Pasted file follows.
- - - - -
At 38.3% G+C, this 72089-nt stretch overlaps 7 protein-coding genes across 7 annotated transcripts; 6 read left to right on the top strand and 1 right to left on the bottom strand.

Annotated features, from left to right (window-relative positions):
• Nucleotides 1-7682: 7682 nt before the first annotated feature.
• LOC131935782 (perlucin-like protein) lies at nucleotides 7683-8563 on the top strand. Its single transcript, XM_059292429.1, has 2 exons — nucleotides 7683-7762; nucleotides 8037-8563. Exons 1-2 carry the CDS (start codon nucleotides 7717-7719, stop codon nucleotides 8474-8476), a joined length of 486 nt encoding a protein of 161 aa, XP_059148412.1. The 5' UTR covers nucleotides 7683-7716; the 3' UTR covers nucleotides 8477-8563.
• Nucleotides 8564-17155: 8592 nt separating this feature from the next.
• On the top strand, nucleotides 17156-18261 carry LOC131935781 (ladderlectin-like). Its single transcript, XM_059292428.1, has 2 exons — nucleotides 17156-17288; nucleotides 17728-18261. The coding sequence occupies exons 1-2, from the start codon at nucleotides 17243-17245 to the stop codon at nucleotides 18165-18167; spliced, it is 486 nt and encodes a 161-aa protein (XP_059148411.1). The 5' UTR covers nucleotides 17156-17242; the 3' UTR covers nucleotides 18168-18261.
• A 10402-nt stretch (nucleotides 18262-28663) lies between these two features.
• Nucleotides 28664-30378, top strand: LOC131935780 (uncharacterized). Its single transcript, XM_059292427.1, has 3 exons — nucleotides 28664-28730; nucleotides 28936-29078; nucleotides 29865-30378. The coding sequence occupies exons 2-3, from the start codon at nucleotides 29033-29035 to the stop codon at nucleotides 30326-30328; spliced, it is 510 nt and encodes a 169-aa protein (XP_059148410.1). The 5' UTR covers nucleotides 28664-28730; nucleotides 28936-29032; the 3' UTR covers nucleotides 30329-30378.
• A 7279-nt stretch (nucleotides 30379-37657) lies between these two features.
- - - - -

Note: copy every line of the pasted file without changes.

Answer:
At 38.3% G+C, this 72089-nt stretch overlaps 7 protein-coding genes across 7 annotated transcripts; 6 read left to right on the top strand and 1 right to left on the bottom strand.

Annotated features, from left to right (window-relative positions):
• Nucleotides 1-7682: 7682 nt before the first annotated feature.
• LOC131935782 (perlucin-like protein) lies at nucleotides 7683-8563 on the top strand. Its single transcript, XM_059292429.1, has 2 exons — nucleotides 7683-7762; nucleotides 8037-8563. Exons 1-2 carry the CDS (start codon nucleotides 7717-7719, stop codon nucleotides 8474-8476), a joined length of 486 nt encoding a protein of 161 aa, XP_059148412.1. The 5' UTR covers nucleotides 7683-7716; the 3' UTR covers nucleotides 8477-8563.
• Nucleotides 8564-17155: 8592 nt separating this feature from the next.
• On the top strand, nucleotides 17156-18261 carry LOC131935781 (ladderlectin-like). Its single transcript, XM_059292428.1, has 2 exons — nucleotides 17156-17288; nucleotides 17728-18261. The coding sequence occupies exons 1-2, from the start codon at nucleotides 17243-17245 to the stop codon at nucleotides 18165-18167; spliced, it is 486 nt and encodes a 161-aa protein (XP_059148411.1). The 5' UTR covers nucleotides 17156-17242; the 3' UTR covers nucleotides 18168-18261.
• A 10402-nt stretch (nucleotides 18262-28663) lies between these two features.
• Nucleotides 28664-30378, top strand: LOC131935780 (uncharacterized). Its single transcript, XM_059292427.1, has 3 exons — nucleotides 28664-28730; nucleotides 28936-29078; nucleotides 29865-30378. The coding sequence occupies exons 2-3, from the start codon at nucleotides 29033-29035 to the stop codon at nucleotides 30326-30328; spliced, it is 510 nt and encodes a 169-aa protein (XP_059148410.1). The 5' UTR covers nucleotides 28664-28730; nucleotides 28936-29032; the 3' UTR covers nucleotides 30329-30378.
• A 7279-nt stretch (nucleotides 30379-37657) lies between these two features.